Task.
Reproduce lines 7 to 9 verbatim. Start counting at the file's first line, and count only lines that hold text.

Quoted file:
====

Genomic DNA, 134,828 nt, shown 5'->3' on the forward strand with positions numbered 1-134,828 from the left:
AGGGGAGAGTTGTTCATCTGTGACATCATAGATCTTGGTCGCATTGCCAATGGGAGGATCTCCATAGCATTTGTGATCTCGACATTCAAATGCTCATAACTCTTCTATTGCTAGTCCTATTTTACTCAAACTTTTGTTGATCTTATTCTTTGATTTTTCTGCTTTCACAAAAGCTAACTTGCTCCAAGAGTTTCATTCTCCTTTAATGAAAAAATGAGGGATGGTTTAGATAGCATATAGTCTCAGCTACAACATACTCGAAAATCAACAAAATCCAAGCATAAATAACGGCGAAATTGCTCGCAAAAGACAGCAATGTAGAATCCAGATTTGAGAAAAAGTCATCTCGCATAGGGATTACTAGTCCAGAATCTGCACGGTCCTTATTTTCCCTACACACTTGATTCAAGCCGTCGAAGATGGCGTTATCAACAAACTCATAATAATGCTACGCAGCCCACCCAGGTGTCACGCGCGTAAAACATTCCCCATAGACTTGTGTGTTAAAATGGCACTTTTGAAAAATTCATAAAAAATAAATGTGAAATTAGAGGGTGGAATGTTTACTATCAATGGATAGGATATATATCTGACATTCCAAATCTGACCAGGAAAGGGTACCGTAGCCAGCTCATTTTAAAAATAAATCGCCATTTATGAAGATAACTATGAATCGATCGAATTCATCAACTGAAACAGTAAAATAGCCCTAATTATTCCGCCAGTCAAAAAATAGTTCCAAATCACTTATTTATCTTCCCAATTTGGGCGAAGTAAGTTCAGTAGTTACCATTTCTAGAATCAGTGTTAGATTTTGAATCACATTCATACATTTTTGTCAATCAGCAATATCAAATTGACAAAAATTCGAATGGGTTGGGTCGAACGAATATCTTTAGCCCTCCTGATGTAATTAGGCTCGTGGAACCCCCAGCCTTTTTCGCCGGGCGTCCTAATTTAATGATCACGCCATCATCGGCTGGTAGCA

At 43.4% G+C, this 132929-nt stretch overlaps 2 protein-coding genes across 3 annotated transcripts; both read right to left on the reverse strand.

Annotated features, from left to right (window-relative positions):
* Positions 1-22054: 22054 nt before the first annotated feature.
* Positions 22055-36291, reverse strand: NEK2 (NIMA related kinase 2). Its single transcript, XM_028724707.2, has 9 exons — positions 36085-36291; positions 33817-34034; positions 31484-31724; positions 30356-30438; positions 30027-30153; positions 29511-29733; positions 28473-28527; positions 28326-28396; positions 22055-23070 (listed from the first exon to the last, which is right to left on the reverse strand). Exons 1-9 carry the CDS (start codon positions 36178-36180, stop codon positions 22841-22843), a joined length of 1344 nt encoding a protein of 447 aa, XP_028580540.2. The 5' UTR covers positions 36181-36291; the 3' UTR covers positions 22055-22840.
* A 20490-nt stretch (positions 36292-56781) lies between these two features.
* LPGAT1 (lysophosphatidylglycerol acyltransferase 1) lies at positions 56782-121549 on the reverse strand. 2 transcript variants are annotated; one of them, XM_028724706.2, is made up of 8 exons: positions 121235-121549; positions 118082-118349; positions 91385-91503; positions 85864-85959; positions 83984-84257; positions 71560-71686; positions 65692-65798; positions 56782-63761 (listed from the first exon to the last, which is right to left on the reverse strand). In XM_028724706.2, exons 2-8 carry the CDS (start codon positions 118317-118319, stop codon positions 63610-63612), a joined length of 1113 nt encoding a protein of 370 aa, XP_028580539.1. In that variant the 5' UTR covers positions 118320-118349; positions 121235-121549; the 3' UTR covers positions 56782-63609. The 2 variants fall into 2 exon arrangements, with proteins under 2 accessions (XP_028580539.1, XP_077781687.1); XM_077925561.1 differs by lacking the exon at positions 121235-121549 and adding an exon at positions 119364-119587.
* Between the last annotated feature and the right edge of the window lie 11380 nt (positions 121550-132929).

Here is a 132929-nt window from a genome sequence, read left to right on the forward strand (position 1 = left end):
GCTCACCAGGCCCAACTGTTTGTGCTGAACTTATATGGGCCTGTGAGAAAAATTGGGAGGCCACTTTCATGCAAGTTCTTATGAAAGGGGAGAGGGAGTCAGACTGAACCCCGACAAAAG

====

* A 20490-nt stretch (positions 36292-56781) lies between these two features.
* LPGAT1 (lysophosphatidylglycerol acyltransferase 1) lies at positions 56782-121549 on the reverse strand. 2 transcript variants are annotated; one of them, XM_028724706.2, is made up of 8 exons: positions 121235-121549; positions 118082-118349; positions 91385-91503; positions 85864-85959; positions 83984-84257; positions 71560-71686; positions 65692-65798; positions 56782-63761 (listed from the first exon to the last, which is right to left on the reverse strand). In XM_028724706.2, exons 2-8 carry the CDS (start codon positions 118317-118319, stop codon positions 63610-63612), a joined length of 1113 nt encoding a protein of 370 aa, XP_028580539.1. In that variant the 5' UTR covers positions 118320-118349; positions 121235-121549; the 3' UTR covers positions 56782-63609. The 2 variants fall into 2 exon arrangements, with proteins under 2 accessions (XP_028580539.1, XP_077781687.1); XM_077925561.1 differs by lacking the exon at positions 121235-121549 and adding an exon at positions 119364-119587.
* Between the last annotated feature and the right edge of the window lie 11380 nt (positions 121550-132929).